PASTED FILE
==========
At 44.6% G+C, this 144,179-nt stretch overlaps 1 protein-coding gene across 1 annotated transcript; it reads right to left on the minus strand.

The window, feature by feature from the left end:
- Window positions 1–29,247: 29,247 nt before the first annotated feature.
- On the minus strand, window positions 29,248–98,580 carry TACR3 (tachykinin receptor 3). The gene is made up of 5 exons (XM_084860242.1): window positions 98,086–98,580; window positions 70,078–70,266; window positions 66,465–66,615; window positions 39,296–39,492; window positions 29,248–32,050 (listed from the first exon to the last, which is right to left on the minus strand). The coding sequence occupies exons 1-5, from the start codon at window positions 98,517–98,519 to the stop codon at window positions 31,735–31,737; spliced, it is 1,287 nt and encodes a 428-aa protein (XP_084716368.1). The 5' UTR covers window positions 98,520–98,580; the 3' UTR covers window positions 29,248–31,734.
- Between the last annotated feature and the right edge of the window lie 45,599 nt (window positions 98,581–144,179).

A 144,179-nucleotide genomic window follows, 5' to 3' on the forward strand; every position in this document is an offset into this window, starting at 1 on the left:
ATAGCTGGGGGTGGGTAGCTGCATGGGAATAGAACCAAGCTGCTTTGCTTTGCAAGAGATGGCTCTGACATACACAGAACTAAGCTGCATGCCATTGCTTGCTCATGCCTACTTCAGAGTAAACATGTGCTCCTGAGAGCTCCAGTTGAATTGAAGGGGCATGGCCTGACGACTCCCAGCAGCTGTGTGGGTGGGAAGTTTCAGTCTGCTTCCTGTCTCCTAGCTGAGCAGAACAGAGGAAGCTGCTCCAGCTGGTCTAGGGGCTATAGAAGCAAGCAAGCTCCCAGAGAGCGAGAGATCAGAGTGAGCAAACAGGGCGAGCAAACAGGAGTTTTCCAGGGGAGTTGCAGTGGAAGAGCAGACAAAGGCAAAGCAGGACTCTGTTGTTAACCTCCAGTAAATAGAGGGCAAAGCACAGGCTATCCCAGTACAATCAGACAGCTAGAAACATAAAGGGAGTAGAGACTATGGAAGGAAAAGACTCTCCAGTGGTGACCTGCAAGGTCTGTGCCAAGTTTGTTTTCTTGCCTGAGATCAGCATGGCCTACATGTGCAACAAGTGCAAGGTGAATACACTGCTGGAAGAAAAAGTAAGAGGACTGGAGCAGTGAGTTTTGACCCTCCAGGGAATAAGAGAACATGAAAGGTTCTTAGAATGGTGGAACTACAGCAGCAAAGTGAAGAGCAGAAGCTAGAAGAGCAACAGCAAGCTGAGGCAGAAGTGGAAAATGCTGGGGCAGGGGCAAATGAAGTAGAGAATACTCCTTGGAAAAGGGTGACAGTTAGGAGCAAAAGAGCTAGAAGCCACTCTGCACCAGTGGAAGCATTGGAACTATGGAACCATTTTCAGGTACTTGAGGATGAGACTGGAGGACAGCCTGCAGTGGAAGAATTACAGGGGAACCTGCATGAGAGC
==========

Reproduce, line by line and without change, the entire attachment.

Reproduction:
At 44.6% G+C, this 144,179-nt stretch overlaps 1 protein-coding gene across 1 annotated transcript; it reads right to left on the minus strand.

The window, feature by feature from the left end:
- Window positions 1–29,247: 29,247 nt before the first annotated feature.
- On the minus strand, window positions 29,248–98,580 carry TACR3 (tachykinin receptor 3). The gene is made up of 5 exons (XM_084860242.1): window positions 98,086–98,580; window positions 70,078–70,266; window positions 66,465–66,615; window positions 39,296–39,492; window positions 29,248–32,050 (listed from the first exon to the last, which is right to left on the minus strand). The coding sequence occupies exons 1-5, from the start codon at window positions 98,517–98,519 to the stop codon at window positions 31,735–31,737; spliced, it is 1,287 nt and encodes a 428-aa protein (XP_084716368.1). The 5' UTR covers window positions 98,520–98,580; the 3' UTR covers window positions 29,248–31,734.
- Between the last annotated feature and the right edge of the window lie 45,599 nt (window positions 98,581–144,179).

A 144,179-nucleotide genomic window follows, 5' to 3' on the forward strand; every position in this document is an offset into this window, starting at 1 on the left:
ATAGCTGGGGGTGGGTAGCTGCATGGGAATAGAACCAAGCTGCTTTGCTTTGCAAGAGATGGCTCTGACATACACAGAACTAAGCTGCATGCCATTGCTTGCTCATGCCTACTTCAGAGTAAACATGTGCTCCTGAGAGCTCCAGTTGAATTGAAGGGGCATGGCCTGACGACTCCCAGCAGCTGTGTGGGTGGGAAGTTTCAGTCTGCTTCCTGTCTCCTAGCTGAGCAGAACAGAGGAAGCTGCTCCAGCTGGTCTAGGGGCTATAGAAGCAAGCAAGCTCCCAGAGAGCGAGAGATCAGAGTGAGCAAACAGGGCGAGCAAACAGGAGTTTTCCAGGGGAGTTGCAGTGGAAGAGCAGACAAAGGCAAAGCAGGACTCTGTTGTTAACCTCCAGTAAATAGAGGGCAAAGCACAGGCTATCCCAGTACAATCAGACAGCTAGAAACATAAAGGGAGTAGAGACTATGGAAGGAAAAGACTCTCCAGTGGTGACCTGCAAGGTCTGTGCCAAGTTTGTTTTCTTGCCTGAGATCAGCATGGCCTACATGTGCAACAAGTGCAAGGTGAATACACTGCTGGAAGAAAAAGTAAGAGGACTGGAGCAGTGAGTTTTGACCCTCCAGGGAATAAGAGAACATGAAAGGTTCTTAGAATGGTGGAACTACAGCAGCAAAGTGAAGAGCAGAAGCTAGAAGAGCAACAGCAAGCTGAGGCAGAAGTGGAAAATGCTGGGGCAGGGGCAAATGAAGTAGAGAATACTCCTTGGAAAAGGGTGACAGTTAGGAGCAAAAGAGCTAGAAGCCACTCTGCACCAGTGGAAGCATTGGAACTATGGAACCATTTTCAGGTACTTGAGGATGAGACTGGAGGACAGCCTGCAGTGGAAGAATTACAGGGGAACCTGCATGAGAGC